Implanted ports are an important lifeline for patients receiving antineoplastic treatments; however, despite vast nursing research on the maintenance and use of venous implanted ports, still so much remains to be learned. Many of the practices surrounding implanted ports remain controversial.

ONS recently published Access Device Standards of Practice for Oncology Nursing, a comprehensive review of evidence-based recommendations and controversial issues surrounding access device use and maintenance. Here are some questions the ONS clinical inbox commonly receives surrounding venous implanted ports with the coinciding ONS standard or recommendation for care that addresses the issue.

Are Sterile Gloves and a Mask Required for Accessing Implanted Ports?

At this time, research is insufficient to support using sterile gloves while accessing implanted ports; therefore, either sterile or clean gloves are recommended. Additionally, research is lacking to mandate that a mask be worn while accessing implanted ports. What is known to prevent infection while accessing ports is thoroughly cleansing the access site with chlorhexidine (CHG) or a similar product in the event of an allergy. Once accessed, the implanted port site should be covered with a transparent dressing for long-term use or gauze and tape for short-term access.

Does Evidence Support Use of CHG-Impregnated Patches With Implanted Ports?

Several meta-analyses and randomized trials have found significant reductions in central line-associated bloodstream infections when CHG-impregnated patches or dressings are used on various types of central venous access devices. ONS does consider application of CHG-impregnated patches or dressings to all central catheters and ports to be a standard of care. Appendix 1 in Access Device Standards summarizes the evidence for access device-related recommendations.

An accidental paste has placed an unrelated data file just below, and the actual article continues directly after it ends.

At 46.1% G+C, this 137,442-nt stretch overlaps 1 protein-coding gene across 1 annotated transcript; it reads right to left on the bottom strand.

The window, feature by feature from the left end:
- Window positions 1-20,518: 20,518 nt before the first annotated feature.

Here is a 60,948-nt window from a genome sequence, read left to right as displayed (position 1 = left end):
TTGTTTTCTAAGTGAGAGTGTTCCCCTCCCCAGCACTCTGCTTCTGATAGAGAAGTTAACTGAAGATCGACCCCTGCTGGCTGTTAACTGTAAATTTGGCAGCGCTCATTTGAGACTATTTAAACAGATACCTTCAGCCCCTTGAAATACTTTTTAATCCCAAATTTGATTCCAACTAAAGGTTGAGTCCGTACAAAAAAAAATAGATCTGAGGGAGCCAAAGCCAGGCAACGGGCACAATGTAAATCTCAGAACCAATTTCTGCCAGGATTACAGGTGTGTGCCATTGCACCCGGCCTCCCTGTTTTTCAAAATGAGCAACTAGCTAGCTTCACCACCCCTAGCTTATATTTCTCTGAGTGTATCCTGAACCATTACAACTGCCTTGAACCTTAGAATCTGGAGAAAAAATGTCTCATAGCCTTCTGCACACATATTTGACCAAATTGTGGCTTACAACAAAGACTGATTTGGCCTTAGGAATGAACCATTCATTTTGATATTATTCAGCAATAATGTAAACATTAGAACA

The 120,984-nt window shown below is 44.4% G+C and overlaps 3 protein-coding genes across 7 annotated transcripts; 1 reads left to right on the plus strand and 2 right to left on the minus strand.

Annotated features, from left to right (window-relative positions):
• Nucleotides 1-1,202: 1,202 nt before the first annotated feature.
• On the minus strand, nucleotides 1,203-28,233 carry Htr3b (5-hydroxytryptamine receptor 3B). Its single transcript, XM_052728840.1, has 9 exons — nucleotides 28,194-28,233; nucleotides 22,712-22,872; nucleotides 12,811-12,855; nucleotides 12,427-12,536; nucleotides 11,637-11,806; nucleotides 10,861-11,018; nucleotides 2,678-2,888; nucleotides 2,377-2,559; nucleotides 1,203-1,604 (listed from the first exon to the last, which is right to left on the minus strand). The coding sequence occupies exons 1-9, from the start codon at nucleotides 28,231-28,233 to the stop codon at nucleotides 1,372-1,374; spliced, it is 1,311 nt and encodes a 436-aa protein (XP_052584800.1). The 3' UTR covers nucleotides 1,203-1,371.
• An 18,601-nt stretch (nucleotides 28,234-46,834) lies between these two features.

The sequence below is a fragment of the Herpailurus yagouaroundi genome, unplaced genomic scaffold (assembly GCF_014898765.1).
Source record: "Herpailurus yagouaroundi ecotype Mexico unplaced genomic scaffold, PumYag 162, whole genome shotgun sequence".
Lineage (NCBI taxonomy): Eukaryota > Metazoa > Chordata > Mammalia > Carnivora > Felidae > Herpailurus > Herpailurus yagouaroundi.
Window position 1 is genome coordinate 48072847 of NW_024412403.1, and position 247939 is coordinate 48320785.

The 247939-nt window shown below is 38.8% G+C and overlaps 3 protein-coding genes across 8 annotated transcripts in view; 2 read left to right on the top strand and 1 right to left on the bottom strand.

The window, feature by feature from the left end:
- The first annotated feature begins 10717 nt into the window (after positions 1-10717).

Do I Need to Deaccess Implanted Ports at the End of Each Treatment Day and Reaccess the Next Day?

Evidence points to implanted ports being safe to leave accessed for seven days. However, because of other safety concerns with implanted ports and central venous access, each individual practice center must develop policies and procedures to stipulate whether patients may leave the care area with accessed ports. Risks and quality-of-life issues are associated with reaccessing ports daily, and the risk and benefit of each should be closely considered when developing policy and procedures.

Gray areas frequently exist when considering central line maintenance. ONS developed Access Device Standards as a means to differentiate standards and recommendations. Editors analyzed current research and determined the practices with strong supporting evidence, making these a standard of care; while practices with is limited evidence (including expert opinion) can be considered a recommendation. Access Device Standards allows practitioners to review their current practice and determine where changes are needed in light of the weight of the evidence.